De La Soul’s “And the Anonymous Nobody” was nominated for Best Rap Album at the 2017 Grammy Awards on Feb. 12. It’s been 26 years since De La Soul came on the scene with their landmark album “3 Feet High and Rising,” which introduced the world to a style that combined clever wordplay with samples from a vast catalog of funk, soul and jazz. But it’s been 11 long years since the hip-hop trio released a full-length album. For their latest, the group is went the traditional record label model and asked for public funding ( & influence) on Kickstarter. They reached their $110,000 goal in less than a day and went on to triple that goal with 25 days to go. The band landed in legal trouble for sampling other people’s music without permission in the past, so over the past few years, De La Soul has been jamming and recording with musicians to create hundreds of hours of new music. On this new album, the group take these new tracks and essentially sample themselves. Let the copyright lawyers try to crack that case. David Jude Jolicoeur and Kelvin “Pos” Mercer join The Frame from Atlanta (where the album is being recorded) to talk sampling, going without a record label and what you can expect from the new album ahead of their upcoming show at Bali’s latest summer festival addition 2017 – Bestival.
What brought you back together to record this album?
Dave: We’re always recording in some fashion. It’s something that we do while we’re on the road, it’s something that we do while we’re at home, and the time was just pressing — we had put out a couple singles here and there and a couple of mixtape projects that people were reacting to, and then we just fell into this situation with this amazing band, the Rhythm Roots All-Stars, so we figured, “Hey, this can be a great concept here. Let’s pursue it and work on a true De La, studio-released album.”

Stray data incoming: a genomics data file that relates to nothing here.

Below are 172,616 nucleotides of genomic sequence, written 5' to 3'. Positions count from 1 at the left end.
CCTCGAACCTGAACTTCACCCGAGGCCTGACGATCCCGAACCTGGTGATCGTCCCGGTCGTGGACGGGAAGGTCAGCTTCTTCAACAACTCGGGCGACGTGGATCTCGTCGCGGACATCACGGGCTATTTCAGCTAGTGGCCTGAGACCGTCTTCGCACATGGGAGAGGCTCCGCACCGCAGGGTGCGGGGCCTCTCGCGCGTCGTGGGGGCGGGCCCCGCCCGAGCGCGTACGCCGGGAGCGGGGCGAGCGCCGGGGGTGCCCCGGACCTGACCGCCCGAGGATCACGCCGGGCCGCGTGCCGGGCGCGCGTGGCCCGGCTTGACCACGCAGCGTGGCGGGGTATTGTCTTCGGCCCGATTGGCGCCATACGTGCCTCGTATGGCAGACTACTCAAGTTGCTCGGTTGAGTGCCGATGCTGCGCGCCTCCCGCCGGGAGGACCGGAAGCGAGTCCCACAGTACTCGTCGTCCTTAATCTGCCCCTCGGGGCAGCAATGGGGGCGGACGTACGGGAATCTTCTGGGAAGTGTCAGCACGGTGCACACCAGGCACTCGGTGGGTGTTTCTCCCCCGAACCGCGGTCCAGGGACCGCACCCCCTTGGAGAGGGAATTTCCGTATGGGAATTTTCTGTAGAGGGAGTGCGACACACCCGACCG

You’re took an interesting approach with this record. It sounds like you’re creating a database of music and then sampling yourselves?
Dave: Yeah, but it didn’t begin that way. It wasn’t like we sat down and said, “Ha ha, this is how we combat the sampling situation.” It really came creatively, just sitting down in the studio with musicians, which we’ve never done before, and loosely directing them to create sounds.
We had been recording at Vox Studio in L.A., an old studio that many of the greats had recorded at, and the sounds from those boards came out sounding so warm and so good. It sounded like old-school records that we would sample from.
So we were like, “Why don’t we just continue to jam and jam and jam, and then we’ll go back and listen to these things and see what we can get out of them?” That’s where the idea came from, so we’re now listening back to over 200 hours of music and sourcing samples from those sessions.
This endeavor was funded on Kickstarter, and you reached your goal very quickly. Why did you feel that crowd funding was the best idea for this album? Did you try to go through a label?
Dave: Being away from the politics of the industry and labels was one of the best feelings in our 26, 27 years. [laughs] We didn’t want to pursue anything with a label; we wanted to find a way to do this ourselves.
Kickstarter, being one of those places where entrepreneurs and creative people are, was very interesting to us. It just was the best option, instead of — I hate to put it this way, but this is the way it feels — putting our hands behind our backs and enslaving us to another corporation/record company and forfeiting our creative life.
We wanted to be able to express ourselves without having anyone stick their heads into a studio, like, “We’d like a song like this, you guys should work with these producers, we’ve got writers, et cetera.” We’ve so loved being able to shut the doors, do what we do, and say, “Here, world, this is what we’ve got.” Love it or hate it, at least we know it’s coming from us.
You’ve been together since 1987. How have you managed to stay together as a group despite everything that life throws your way?
Pos: We’ve known each other even longer than that, just from going to school together since maybe sixth grade. To enter into a creative partnership as a group and learn business with each other, we’re like brothers. There’s days when we hate each other, but at the end of the day we love each other.
We put up with each other, we take it, and we’ve learned to respect each other’s views. It’s not necessarily work all the time, also — we’re family, and that can shine through any problems we might have.
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